“If colostrum doesn’t come in right away, a mother’s health care team will discuss other options to provide nourishment for the baby until the mother’s colostrum is available,” said Dr. Carr. “In addition, women can use hand expression, particularly during the first few days after giving birth, as a way to get colostrum for their baby.

“The first two to three days are critical for a mother to have good lactation support so she understands what is normal and what isn't. It's incredibly easy for a new mother to feel inadequate with a crying baby in her arms and switch to formula feeding when, in reality, it may be very normal infant behavior magnified by lack of sleep pushing the ever-present maternal guilt button.”

Does formula contain colostrum?

No, colostrum is unique to women who have just given birth. While formulas contain the basic nutritional blocks of carbohydrates, fat, protein, vitamins and minerals, there is no replacement or substitute for colostrum.

The importance of colostrum and breastfeeding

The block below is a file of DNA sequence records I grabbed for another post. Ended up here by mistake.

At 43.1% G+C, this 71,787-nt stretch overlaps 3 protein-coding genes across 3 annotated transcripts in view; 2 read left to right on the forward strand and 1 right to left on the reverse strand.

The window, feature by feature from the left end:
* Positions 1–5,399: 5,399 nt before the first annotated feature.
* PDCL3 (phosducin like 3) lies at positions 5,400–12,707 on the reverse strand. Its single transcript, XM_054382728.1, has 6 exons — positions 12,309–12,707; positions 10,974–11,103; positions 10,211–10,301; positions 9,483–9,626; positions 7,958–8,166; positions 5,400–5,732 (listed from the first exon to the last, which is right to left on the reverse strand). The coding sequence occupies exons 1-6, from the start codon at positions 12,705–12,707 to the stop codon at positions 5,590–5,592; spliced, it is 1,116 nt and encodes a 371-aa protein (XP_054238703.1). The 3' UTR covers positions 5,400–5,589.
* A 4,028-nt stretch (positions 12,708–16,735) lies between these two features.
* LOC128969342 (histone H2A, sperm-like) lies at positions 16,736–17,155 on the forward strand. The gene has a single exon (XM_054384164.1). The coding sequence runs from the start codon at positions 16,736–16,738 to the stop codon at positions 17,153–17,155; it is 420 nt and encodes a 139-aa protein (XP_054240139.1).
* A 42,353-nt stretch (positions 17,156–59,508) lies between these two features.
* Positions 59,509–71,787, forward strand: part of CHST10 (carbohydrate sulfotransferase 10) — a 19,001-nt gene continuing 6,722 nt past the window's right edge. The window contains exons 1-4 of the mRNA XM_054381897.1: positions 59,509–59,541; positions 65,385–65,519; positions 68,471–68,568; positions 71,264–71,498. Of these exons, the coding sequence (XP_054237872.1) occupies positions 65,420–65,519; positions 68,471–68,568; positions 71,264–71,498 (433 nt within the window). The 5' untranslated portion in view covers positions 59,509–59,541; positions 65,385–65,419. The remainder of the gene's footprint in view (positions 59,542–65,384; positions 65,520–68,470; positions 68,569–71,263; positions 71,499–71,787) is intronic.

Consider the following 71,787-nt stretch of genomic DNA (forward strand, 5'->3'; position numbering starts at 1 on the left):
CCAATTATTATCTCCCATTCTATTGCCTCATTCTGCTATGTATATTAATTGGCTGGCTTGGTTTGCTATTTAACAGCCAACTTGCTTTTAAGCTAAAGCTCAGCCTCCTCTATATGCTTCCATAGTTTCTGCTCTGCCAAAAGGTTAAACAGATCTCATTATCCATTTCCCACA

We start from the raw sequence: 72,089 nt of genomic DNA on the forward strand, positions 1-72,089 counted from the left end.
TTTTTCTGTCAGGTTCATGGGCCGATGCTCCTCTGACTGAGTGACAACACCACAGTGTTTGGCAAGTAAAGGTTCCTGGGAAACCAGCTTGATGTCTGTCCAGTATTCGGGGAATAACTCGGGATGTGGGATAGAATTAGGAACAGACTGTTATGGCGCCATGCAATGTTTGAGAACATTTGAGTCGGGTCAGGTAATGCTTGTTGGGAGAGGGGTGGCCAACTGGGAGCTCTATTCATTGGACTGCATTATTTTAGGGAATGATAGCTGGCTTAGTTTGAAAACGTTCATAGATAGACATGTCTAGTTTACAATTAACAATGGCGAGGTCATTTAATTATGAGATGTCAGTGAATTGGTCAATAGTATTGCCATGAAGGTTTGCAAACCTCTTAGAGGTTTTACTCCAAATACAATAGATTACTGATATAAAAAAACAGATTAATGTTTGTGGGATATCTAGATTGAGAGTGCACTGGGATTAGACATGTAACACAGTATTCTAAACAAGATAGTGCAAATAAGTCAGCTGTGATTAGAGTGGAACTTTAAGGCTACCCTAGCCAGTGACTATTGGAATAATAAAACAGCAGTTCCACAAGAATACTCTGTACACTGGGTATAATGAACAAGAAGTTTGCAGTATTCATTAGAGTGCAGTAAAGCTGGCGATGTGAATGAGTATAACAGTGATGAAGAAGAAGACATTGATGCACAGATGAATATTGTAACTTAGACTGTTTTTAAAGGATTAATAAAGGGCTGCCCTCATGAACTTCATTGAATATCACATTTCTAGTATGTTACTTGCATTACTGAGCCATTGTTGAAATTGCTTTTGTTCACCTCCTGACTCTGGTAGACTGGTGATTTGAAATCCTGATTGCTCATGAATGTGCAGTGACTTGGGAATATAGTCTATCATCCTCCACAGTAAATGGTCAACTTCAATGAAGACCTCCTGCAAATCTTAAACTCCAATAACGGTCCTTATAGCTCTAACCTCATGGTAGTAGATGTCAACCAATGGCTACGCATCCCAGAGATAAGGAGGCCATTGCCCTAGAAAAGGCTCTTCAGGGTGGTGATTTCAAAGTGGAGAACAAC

Breastfeeding has numerous benefits for both moms and babies. Now, with the knowledge and understanding of the role colostrum plays in the health of newborns, moms have even more reasons to breastfeed their babies from the moment they make their entrance.

“The first two weeks after a baby is born are the hardest time in a mother’s life,” said Dr. Hamilton-Spence. “As a mother and a neonatologist who spends nights in the hospital with new moms frequently, I can tell you with great confidence that the sleep deprivation, establishing lactation and worry over all of it collide to sow doubt in even the most determined new mom. Add the simple fact that you feel like you are faking it all, doing what someone else told you would work, and many moms give up on their dream of breastfeeding. I’m happy to see that in the decades since I started having kids, more and more mothers are both starting to breastfeed and succeeding at their own breastfeeding goals.”

Want to learn more about breastfeeding? Check out our other articles:

Topics: Education, Maternal-Fetal Medicine, Neonatology, Health Observances, Newborn Nursery, Newborn